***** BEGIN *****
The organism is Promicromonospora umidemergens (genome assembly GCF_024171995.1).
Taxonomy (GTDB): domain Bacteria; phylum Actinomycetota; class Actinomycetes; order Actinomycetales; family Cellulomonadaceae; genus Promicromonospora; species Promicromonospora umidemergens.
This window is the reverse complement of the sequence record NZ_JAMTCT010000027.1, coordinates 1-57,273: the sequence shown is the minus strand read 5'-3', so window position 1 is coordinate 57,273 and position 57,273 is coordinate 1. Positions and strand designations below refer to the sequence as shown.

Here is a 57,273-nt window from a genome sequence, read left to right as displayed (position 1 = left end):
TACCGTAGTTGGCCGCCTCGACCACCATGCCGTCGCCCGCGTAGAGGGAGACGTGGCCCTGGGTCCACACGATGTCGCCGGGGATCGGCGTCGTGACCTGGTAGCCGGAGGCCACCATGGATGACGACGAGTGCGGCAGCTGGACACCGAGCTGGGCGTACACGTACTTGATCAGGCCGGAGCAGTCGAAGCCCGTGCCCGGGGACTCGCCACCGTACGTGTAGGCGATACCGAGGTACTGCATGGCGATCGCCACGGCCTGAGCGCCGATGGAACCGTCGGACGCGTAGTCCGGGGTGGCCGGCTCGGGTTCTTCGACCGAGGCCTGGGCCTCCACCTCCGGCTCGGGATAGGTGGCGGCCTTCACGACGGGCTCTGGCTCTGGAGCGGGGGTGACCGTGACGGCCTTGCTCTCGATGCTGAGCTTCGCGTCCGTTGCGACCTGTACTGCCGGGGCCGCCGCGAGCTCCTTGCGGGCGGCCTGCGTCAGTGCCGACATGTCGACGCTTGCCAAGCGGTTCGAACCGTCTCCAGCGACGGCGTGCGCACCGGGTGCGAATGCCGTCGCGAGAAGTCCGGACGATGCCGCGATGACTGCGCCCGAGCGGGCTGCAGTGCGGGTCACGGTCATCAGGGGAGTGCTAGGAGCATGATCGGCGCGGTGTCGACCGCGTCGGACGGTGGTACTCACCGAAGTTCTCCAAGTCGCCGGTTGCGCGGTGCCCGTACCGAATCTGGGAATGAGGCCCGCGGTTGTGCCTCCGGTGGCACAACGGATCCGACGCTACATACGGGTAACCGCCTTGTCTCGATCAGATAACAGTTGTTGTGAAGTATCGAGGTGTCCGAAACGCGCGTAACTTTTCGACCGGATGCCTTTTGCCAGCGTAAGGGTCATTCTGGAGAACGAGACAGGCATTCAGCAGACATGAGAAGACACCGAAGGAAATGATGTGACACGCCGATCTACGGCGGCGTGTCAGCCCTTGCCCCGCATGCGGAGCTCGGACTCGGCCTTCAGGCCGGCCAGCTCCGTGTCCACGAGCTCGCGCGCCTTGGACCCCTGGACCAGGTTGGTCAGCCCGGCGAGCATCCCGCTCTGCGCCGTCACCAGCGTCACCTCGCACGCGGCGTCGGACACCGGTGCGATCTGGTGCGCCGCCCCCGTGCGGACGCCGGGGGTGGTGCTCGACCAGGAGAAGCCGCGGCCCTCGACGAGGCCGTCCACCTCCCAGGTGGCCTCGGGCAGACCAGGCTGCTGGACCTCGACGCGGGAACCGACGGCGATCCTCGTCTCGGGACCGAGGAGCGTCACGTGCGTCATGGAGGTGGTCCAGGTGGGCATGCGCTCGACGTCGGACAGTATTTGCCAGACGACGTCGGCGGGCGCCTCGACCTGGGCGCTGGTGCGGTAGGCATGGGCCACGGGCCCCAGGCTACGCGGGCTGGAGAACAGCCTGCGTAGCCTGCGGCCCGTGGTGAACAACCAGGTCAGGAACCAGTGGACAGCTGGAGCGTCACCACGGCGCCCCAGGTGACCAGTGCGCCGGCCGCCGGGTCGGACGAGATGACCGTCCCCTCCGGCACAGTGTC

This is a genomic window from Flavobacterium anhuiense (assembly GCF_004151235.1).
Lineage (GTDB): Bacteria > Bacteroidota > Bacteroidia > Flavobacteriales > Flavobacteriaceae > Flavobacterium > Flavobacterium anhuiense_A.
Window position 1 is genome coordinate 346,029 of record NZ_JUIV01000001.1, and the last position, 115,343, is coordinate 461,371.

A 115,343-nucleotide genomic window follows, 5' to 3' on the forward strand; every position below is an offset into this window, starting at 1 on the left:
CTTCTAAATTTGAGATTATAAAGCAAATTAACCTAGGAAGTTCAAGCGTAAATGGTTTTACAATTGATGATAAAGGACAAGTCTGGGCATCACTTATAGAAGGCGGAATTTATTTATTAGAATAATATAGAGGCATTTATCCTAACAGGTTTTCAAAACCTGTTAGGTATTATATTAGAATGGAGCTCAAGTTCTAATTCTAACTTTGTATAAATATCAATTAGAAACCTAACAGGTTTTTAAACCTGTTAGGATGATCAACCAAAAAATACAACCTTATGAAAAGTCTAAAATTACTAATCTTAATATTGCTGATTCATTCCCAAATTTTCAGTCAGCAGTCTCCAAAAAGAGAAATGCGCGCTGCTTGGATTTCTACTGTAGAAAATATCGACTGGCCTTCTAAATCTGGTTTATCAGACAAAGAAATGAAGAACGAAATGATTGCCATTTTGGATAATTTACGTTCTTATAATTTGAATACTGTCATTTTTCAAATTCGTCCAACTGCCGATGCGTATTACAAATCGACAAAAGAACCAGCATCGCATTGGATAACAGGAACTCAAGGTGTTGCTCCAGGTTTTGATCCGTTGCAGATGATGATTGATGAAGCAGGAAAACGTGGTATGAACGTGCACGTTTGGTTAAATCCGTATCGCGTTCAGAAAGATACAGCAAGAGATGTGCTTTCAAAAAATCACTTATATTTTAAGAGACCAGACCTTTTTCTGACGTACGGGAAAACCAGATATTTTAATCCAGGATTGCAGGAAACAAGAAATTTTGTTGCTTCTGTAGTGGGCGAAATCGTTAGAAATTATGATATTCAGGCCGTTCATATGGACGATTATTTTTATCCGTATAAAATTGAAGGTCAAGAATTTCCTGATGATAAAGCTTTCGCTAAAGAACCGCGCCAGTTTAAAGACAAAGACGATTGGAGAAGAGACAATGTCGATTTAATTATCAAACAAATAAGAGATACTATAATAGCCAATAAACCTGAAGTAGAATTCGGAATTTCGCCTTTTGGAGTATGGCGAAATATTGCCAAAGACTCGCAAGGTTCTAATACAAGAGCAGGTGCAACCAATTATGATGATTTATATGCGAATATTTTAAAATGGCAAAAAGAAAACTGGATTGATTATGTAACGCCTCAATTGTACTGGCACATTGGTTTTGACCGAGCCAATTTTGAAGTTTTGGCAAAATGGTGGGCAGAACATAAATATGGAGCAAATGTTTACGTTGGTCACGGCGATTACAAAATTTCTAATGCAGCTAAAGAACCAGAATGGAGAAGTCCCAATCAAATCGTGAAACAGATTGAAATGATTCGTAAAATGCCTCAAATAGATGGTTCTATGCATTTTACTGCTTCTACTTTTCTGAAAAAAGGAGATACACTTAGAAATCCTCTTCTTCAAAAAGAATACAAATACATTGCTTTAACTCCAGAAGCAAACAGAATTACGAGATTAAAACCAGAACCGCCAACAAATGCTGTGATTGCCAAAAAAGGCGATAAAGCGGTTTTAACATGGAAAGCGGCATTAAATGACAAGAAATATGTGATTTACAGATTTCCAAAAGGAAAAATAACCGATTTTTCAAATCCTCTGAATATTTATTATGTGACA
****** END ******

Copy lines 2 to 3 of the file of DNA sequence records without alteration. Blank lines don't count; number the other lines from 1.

Taxonomy (GTDB): domain Bacteria; phylum Actinomycetota; class Actinomycetes; order Actinomycetales; family Cellulomonadaceae; genus Promicromonospora; species Promicromonospora umidemergens.
This window is the reverse complement of the sequence record NZ_JAMTCT010000027.1, coordinates 1-57,273: the sequence shown is the minus strand read 5'-3', so window position 1 is coordinate 57,273 and position 57,273 is coordinate 1. Positions and strand designations below refer to the sequence as shown.